On Friday night, J and I went to see Senator Elizabeth Warren hold a town hall meeting at Framingham State. It was inspiring and encouraging to see a smart, articulate legislator working in her element, answering questions from an attentive and engaged crowd.
Watching Warren move around the stage as she answered questions and explained policy, I imagined how wonderful she must have been as a law school professor. (When the crowd roared at a mention of Glass-Steagall, Warren gushed, “I love a crowd who cheers for bank regulation!”) Running for Senate, Warren insisted, was never something she dreamed about: “It wasn’t on my bucket list, grocery list, or any other sort of list.” Instead, Warren’s childhood dream was to become a teacher–as a girl, she lined up her dolls and lectured to them–and even now, Warren’s inner-educator is still apparent.
When asked by an audience-member what concerned citizens can do to effect change in the Age of Trump, Warren urged everyone to stay informed and active, citing the failure of “Trumpcare” as proof that Washington does listen if people mobilize to speak out. Warren said that even though Democrats are not in control of the three branches of government, they still have their votes, voices, and values, and those Democratic values are what the majority of Americans want. (Hillary Clinton, after all, decisively won the popular vote.)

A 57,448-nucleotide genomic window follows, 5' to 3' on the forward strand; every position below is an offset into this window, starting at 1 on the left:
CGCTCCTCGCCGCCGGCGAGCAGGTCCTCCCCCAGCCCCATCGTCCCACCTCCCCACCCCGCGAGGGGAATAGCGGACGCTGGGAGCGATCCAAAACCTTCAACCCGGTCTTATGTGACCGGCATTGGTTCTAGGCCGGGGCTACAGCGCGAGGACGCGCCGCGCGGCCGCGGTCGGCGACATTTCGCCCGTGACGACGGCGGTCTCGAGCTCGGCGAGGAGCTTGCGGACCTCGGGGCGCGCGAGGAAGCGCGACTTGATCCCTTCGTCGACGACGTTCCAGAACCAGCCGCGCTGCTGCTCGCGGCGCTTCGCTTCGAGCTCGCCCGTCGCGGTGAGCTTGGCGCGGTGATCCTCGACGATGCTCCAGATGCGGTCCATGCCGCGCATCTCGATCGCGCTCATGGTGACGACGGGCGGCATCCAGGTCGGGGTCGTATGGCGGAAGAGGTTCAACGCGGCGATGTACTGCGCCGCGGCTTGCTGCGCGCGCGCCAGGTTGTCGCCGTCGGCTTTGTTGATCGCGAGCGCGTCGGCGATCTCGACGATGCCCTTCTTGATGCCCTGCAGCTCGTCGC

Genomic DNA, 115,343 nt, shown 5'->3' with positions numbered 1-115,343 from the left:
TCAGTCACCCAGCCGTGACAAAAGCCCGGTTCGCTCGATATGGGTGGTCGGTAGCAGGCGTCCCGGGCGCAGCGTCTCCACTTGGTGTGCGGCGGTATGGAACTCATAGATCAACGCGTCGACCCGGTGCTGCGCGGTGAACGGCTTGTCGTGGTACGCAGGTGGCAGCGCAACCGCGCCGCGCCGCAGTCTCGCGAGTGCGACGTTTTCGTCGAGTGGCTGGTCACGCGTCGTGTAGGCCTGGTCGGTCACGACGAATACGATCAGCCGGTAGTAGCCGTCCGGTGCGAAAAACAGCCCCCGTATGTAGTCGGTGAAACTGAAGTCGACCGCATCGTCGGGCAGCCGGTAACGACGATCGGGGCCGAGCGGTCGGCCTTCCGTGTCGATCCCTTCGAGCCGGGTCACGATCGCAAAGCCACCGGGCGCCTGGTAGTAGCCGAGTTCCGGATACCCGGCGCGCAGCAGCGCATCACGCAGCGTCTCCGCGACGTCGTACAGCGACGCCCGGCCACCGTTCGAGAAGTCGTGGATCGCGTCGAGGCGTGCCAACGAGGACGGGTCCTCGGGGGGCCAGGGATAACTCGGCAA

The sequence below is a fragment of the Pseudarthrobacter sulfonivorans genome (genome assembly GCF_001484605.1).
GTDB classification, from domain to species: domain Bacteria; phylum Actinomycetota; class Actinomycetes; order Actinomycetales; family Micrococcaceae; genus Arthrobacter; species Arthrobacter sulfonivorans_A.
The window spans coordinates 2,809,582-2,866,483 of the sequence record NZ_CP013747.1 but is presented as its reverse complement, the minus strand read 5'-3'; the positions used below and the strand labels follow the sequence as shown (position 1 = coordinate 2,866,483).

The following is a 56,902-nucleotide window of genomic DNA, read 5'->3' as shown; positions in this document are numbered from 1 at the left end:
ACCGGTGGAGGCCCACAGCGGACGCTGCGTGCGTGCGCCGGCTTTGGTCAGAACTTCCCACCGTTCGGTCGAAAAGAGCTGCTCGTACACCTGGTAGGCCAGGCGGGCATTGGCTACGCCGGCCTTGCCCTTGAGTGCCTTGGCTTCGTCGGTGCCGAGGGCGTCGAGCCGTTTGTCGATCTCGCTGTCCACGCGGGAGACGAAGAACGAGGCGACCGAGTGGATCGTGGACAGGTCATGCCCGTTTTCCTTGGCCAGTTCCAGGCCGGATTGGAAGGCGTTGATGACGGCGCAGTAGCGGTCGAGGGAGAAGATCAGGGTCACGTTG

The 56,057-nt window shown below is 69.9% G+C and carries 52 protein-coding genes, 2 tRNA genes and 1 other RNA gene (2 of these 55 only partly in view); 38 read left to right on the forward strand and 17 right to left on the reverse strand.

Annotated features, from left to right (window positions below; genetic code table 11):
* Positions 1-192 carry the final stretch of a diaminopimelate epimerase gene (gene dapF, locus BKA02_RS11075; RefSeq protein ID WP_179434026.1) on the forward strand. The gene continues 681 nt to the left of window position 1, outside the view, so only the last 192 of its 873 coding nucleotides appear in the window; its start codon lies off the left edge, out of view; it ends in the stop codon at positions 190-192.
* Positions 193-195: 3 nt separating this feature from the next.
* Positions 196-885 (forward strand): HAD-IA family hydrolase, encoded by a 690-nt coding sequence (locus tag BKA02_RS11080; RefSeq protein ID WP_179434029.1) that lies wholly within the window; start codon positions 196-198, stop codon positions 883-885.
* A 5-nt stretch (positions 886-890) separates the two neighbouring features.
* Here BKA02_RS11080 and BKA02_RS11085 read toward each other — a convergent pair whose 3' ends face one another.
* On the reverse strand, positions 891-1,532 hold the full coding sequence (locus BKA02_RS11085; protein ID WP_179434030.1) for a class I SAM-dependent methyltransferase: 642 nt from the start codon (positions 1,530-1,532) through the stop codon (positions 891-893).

The most inspiring moment, however, was when Senator Warren asked who in the crowd was planning to run for office. About a third of the college-aged folks in attendance raised their hands, and everyone else cheered. Hope for the future doesn’t stand on a stage and lecture; hope for the future is sitting in the seat right next to yours. Trump’s election woke up lots of complacent citizens, and if that leads to a whole new generation of young public servants, that will be a long-term silver lining.